Hirono Says to Believe Accusers, Silent When 9 Women Accused Her Mentor


Of all the liberals who have come out in support of Christine Blasey Ford’s vague and decades-old uncorroborated allegations of sexual misconduct against Supreme Court nominee Brett Kavanaugh, Democrat Hawaii Sen. Mazie Hirono has been one of the more outspoken.

Hirono has uncritically accepted the unverifiable accusation of Ford — as well as the even more ludicrous and implausible accusations that followed — and has tossed aside the societal foundations of due process and a presumption of innocence to declare Kavanaugh guilty, guilty, guilty of the disgusting charges lodged against him, while also fundraising off the travesty at the same time.

Her disbelief of Kavanaugh’s repeated and strenuous denials of the accusations are not surprising, given she objected to his nomination immediately on ideological grounds and has insinuated that, should Democrats regain control of the Senate, neither Kavanaugh nor any other appointee named by President Donald Trump will be confirmed for the next two years.

The senator is also one of those who’ve loudly proclaimed that all women accusers must be believed, without question, and infamously asserted, “I just want to say to the men in this country: Just shut up and step up. Do the right thing for a change.”

But John Fund at National Review noted that Hirono was singing a vastly different tune in the early 1990s when a popular and powerful Democrat politician — her mentor, the late Hawaii Sen. Daniel Inouye — was “credibly accused” of rape and sexual misconduct by several women.

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In fact, Hirono wasn’t signing any tune at all, as she remained silent throughout the scandal and most certainly declined to offer any support or an automatic belief to Inouye’s accusers. She also failed to speak up in support of any of former President Bill Clinton’s several credible accusers just a few years later.

The accusations against Inouye first emerged during the 1992 election, during which a Republican campaign worker recorded the testimonial of Inouye’s longtime hairdresser, Lenore Kwock, who alleged that Inouye forcibly raped her in 1975 and repeatedly groped her on several occasions after the incident.

Given the “one-party rule” of the island state and unabashed power held by the incumbent senator, Kwock’s allegation was largely ignored or downplayed by the media and political establishment. Kwock declined to press the matter further, claiming she had “forgiven” Inouye and was worried about a potential negative impact on her livelihood.

Even though the Clarence Thomas-Anita Hill debacle at Thomas’ Supreme Court confirmation hearings had occurred a year prior, few, if any, female political leaders expressed any support for the alleged victim of the Hawaiian senator. Most female politicians either remained silent, said they had no desire to delve into the details, or even outright dismissed Kwock’s claim since no police report had been filed and she didn’t want to press any charges for the alleged decades-old incident.

Is Sen. Hirono a hypocrite for openly supporting allegations against Kavanaugh when she ignored allegations against Inouye?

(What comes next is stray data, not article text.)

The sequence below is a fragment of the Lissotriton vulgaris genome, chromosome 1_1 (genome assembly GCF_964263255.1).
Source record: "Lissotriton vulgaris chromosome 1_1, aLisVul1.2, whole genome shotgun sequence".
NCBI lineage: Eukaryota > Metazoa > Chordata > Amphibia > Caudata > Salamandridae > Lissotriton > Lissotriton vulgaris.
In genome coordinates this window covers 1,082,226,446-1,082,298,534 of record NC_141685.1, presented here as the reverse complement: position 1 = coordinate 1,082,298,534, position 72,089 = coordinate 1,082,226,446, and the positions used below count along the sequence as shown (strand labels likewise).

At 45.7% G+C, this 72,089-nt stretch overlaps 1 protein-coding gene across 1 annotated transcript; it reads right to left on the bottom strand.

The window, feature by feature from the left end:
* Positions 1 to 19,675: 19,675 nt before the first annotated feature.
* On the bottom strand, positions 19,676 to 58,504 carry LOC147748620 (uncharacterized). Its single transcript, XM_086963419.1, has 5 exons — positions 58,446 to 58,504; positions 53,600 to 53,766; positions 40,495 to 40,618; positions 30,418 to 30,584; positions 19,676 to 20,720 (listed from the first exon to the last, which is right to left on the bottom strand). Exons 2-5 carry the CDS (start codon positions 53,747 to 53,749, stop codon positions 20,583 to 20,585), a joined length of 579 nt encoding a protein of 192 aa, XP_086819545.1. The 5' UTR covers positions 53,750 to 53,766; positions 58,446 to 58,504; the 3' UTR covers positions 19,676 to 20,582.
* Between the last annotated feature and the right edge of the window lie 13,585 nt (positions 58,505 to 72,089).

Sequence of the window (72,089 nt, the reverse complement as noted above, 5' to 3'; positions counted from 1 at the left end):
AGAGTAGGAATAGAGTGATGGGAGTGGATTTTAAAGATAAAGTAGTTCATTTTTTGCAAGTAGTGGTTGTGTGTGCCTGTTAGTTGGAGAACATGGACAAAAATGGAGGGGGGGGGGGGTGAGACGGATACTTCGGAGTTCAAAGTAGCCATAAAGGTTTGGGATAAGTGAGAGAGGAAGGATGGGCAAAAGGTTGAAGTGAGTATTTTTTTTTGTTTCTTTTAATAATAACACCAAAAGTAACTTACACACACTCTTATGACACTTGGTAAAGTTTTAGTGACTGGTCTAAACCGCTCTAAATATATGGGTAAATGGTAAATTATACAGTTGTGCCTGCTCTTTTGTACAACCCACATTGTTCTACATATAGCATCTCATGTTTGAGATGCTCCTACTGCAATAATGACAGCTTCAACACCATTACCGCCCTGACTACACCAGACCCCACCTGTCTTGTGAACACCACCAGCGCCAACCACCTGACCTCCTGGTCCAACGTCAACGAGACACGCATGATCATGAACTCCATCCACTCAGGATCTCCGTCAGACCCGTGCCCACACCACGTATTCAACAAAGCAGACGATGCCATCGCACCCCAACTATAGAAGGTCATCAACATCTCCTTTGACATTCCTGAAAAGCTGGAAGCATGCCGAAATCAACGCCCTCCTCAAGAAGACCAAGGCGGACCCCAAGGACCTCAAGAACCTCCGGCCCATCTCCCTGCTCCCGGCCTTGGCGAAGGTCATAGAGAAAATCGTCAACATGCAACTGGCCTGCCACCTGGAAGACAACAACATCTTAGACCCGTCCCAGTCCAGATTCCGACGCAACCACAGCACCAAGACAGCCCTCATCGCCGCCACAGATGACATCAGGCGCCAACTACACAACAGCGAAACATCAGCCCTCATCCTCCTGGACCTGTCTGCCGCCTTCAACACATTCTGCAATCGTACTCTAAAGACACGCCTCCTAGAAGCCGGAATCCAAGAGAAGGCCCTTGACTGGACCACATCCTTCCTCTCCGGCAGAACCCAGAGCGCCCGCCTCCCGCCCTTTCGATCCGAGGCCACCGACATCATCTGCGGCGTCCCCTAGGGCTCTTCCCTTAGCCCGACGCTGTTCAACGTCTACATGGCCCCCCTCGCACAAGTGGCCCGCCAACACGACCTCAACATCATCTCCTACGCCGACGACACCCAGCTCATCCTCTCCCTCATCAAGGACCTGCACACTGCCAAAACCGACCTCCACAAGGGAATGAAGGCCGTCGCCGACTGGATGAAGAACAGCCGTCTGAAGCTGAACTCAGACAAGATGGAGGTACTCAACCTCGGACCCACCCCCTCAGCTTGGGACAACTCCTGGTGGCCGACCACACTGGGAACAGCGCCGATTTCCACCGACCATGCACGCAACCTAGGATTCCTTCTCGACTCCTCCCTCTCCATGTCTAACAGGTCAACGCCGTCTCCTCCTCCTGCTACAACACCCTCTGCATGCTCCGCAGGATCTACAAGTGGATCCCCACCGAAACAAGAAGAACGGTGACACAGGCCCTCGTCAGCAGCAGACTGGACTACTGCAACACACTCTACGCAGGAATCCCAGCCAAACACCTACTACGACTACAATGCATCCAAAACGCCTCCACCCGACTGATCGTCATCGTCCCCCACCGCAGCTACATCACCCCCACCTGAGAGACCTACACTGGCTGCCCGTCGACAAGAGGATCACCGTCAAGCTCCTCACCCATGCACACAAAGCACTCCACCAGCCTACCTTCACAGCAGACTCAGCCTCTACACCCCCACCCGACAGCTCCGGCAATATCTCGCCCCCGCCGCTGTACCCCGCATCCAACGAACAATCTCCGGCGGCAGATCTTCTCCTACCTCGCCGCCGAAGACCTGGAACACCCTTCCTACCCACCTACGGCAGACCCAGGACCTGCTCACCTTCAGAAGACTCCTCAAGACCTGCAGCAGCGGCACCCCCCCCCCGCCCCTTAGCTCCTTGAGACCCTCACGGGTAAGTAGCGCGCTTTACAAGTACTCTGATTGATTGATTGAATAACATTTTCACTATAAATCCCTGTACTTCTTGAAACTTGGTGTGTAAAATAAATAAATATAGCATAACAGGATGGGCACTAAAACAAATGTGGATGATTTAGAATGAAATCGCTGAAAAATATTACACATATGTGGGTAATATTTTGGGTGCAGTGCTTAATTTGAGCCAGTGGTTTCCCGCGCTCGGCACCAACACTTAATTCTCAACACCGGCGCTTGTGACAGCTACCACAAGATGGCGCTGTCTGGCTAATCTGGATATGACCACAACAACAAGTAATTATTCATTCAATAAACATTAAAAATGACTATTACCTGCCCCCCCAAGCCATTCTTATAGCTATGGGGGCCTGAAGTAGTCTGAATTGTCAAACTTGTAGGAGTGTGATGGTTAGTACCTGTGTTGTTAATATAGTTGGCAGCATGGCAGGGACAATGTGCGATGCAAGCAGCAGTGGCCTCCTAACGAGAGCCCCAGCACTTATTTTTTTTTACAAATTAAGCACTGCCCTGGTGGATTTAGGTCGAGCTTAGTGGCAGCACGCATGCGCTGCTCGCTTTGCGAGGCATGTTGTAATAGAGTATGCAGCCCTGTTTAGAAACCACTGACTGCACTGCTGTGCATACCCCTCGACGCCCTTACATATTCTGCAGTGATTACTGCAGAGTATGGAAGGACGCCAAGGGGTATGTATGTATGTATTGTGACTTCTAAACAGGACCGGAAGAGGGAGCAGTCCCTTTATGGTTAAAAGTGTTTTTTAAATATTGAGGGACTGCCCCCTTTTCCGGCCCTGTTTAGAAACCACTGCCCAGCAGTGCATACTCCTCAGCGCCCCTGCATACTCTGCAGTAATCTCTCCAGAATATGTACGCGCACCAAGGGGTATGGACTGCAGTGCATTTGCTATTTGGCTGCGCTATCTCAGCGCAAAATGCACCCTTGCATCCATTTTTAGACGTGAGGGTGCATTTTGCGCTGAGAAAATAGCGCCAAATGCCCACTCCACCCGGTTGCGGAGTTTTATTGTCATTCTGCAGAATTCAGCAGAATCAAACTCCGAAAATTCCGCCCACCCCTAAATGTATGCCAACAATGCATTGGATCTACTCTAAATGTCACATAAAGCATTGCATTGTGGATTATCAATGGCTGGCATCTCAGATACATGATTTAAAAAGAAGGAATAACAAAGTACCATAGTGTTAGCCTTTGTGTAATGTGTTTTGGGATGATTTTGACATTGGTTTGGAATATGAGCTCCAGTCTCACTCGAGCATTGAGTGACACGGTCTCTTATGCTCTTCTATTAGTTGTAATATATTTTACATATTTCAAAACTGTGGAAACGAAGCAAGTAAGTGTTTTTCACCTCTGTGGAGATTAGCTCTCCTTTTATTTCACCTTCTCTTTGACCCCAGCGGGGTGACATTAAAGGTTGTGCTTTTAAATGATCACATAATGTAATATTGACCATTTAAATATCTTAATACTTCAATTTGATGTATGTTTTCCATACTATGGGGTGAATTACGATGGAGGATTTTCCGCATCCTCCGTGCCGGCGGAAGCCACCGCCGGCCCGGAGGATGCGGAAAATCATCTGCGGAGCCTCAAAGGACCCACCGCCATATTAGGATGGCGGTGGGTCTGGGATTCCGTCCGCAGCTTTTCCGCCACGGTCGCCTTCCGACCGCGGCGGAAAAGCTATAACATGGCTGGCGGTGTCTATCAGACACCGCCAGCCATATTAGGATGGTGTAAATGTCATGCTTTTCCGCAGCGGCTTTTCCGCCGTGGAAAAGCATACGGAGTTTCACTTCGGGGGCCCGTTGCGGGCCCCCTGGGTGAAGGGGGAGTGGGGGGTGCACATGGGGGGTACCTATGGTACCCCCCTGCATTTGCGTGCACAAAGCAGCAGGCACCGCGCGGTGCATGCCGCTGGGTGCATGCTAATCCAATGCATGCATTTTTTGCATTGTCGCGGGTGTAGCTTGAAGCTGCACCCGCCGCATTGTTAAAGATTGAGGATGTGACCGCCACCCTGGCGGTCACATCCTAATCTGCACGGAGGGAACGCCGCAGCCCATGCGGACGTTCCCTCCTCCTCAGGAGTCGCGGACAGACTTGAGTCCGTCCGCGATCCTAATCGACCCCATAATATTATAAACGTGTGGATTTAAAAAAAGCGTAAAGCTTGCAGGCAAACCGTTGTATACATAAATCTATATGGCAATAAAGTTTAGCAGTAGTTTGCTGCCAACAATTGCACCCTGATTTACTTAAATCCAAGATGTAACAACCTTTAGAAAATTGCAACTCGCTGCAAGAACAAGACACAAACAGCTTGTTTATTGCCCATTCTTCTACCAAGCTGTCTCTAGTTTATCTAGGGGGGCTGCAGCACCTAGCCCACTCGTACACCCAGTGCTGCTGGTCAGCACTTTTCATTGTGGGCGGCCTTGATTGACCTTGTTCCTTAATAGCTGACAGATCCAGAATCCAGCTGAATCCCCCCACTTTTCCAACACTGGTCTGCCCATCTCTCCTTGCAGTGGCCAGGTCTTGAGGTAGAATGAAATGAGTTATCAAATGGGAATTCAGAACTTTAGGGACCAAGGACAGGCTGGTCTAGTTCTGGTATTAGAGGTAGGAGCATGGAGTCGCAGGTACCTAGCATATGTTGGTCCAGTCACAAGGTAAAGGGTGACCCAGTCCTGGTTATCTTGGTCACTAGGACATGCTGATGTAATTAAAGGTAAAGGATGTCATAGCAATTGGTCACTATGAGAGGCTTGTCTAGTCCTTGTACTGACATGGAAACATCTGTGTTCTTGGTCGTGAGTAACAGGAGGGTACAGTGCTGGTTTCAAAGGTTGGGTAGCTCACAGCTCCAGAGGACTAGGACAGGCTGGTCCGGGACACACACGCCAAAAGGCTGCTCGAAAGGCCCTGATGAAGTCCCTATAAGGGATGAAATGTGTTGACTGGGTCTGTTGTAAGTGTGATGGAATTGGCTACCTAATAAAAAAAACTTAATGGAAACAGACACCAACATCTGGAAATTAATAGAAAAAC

There was at least one female Democrat politician who may have believed Kwock, but it certainly wasn’t Hirono. Former Democrat State Rep. Annelle Amaral — leader of the State Senate Women’s Caucus in 1992 — spoke with reporters in 2017 about the allegations against Inouye, who died in 2012 at age 88 and was heralded by the Democrat Party as a great statesman and leader who would be sorely missed.

Amaral told reporters that Inouye “had been accused and I have said there were nine women I talked to who had told me stories of molestation and rape.”

Unfortunately, none of those nine women ever filed official complaints or reports of the alleged sexual assaults, and a Senate ethics committee investigation into the matter was summarily dismissed.

Odds are, most or all of those women were quietly intimidated into remaining silent about their allegations against Inouye due to the substantial power he wielded, and the fact that his Democratic Party apparatus was in full control of virtually everything on the islands.

Imagine how things may have played out differently if female political leaders — like Hirono, who at that time was an Inouye protege in the state House — had expressed even a modicum of support or displayed an open mind toward the allegations of criminal misconduct against the powerful senator.

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Instead, Hirono remained silent. But now, as vague and uncorroborated allegations are lodged against an ideological opponent, Hirono can’t seem to stop herself from speaking out loudly in support of any and every unsubstantiated smear hurled toward Kavanaugh.

Thus, we see that hypocritical Hirono only “believes all women” when those women are making allegations against Republicans, while she studiously avoided saying a single word in support of women making allegations against Democrats.

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Ben Marquis is a writer who identifies as a constitutional conservative/libertarian. He has written about current events and politics for The Western Journal since 2014. His focus is on protecting the First and Second Amendments.
Ben Marquis has written on current events and politics for The Western Journal since 2014. He reads voraciously and writes about the news of the day from a conservative-libertarian perspective. He is an advocate for a more constitutional government and a staunch defender of the Second Amendment, which protects the rest of our natural rights. He lives in Little Rock, Arkansas, with the love of his life as well as four dogs and four cats.
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